… the Word of God gave me a new birth, made me a living soul, a revivified spirit. I am positive that nothing else upon the earth could have changed my character as it has been changed. I am indeed a new being, changed by the power of the Holy Spirit …
At the end of World War II in 1946, with his children grown, Fred wished to serve the Baha’i Faith abroad. Fred made plans to go to Europe but before he could depart fell ill and died of a cerebral hemorrhage on June 13th of that year.
On learning of Fred’s death, the Guardian cabled the Mortensen family:
Grieve passing beloved Fred. Welcome assured in Abha Kingdom by [Abdu’l-Baha]. Praying progress his soul. His name is forever inscribed Baha’i history.
Fred was buried at Cedar Park Cemetery, Chicago, IL. Per his request, his autobiographical account, When a Soul Meets the Master, was read at the service. His obituary in the “In Memoriam” section of the Baha’i World, Vol. XI, quotes his daughter, Mrs. Kathryn Mortensen Penoyer:
My father lived and practiced the Baha’i Religion to a degree beyond possible explanation … On the very eve before his death he spent his last time teaching the Faith of Baha’u’llah. His devotion cannot be measured in mere words, they are not powerful enough.
Fred Mortensen’s story is now also included in many books, including Alan Ward’s 239 Days; H. M. Balyuzi’s Abdu’l-Baha — The Centre of the Covenant, The Baha’i World, Volumes X and XI; Mahmud’s Diary; Roger White’s Verdict of a Higher Court in Another Song, Another Season; and on a website dedicated to him which includes the thesis of his great-grandson, Justin Charles Martin Penoyer. His story has also been immortalized in song: Fred Mortensen, by Mike and Bev Rogers, and Riding the Rods, by Larry Magee. Fred’s great-grandson closed out his thesis with these words, an appropriate summary of Fred’s remarkable life:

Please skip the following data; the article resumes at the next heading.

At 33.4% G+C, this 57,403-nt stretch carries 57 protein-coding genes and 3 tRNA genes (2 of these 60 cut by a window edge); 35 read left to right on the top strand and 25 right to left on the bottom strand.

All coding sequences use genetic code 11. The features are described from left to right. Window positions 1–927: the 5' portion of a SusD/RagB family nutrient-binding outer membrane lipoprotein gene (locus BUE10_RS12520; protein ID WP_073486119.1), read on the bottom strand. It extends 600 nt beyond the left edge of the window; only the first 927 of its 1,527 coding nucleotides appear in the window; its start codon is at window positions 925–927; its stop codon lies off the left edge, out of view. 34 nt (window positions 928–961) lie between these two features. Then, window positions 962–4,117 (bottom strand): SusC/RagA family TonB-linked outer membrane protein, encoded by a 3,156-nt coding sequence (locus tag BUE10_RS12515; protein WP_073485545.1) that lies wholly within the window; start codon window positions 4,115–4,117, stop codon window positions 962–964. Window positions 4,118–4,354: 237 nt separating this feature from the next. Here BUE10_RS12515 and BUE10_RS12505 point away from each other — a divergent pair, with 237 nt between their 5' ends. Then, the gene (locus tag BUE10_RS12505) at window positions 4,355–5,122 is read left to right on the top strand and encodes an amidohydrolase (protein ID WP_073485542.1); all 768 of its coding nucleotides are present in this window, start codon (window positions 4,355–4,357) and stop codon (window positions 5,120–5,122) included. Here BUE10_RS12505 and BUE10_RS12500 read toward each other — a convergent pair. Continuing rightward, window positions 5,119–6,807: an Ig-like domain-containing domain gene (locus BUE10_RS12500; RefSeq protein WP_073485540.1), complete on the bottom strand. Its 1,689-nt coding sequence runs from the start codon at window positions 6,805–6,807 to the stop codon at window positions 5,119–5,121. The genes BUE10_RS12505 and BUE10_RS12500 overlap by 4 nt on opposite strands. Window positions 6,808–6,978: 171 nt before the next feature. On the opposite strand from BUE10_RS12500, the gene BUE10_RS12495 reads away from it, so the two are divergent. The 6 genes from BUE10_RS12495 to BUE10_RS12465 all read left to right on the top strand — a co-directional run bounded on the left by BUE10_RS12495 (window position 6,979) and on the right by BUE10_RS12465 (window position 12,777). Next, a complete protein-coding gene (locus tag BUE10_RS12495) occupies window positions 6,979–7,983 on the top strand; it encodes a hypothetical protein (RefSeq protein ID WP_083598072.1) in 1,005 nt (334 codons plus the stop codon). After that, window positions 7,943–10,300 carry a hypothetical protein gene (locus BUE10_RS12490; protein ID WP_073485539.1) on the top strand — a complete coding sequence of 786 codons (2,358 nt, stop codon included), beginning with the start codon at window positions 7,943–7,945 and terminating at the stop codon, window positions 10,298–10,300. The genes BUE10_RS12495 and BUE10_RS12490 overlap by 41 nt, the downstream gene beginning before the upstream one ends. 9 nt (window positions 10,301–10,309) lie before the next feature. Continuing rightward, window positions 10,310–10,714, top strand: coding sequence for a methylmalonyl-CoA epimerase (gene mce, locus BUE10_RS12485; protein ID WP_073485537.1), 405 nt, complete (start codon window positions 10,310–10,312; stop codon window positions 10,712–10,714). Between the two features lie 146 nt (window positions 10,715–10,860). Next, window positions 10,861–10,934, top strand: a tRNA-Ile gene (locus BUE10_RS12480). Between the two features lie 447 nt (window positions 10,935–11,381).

Fred Mortensen’s background was that of a rogue and thief. Fred was not an advantaged person, and as such would not be a likely candidate to understand, let alone embrace, a new religion. He lived his beliefs without benefit of wealth or education, much like his mentor, Abdu’l-Baha. He was so moved by his exposure to Baha’i teachings that the direction of his life changed instantly. The facts suggest a metamorphosis on a level other than scholarly.
Fred’s story is well known in Baha’i history. The documentation is the result of his example of faith in action, not of his material accomplishments. Fred perceived a truth more impressive than that of his grinding poverty, more real than his material needs, and more important than his immediate gratification. He is an example of one who learned that material things are transient, while inspiration and faith survive. Such is the power of faith to change a life.
We can all use Fred Mortensen’s story as an example for what is possible when we recognize what needs changing in our own lives – yes, we can change our spots.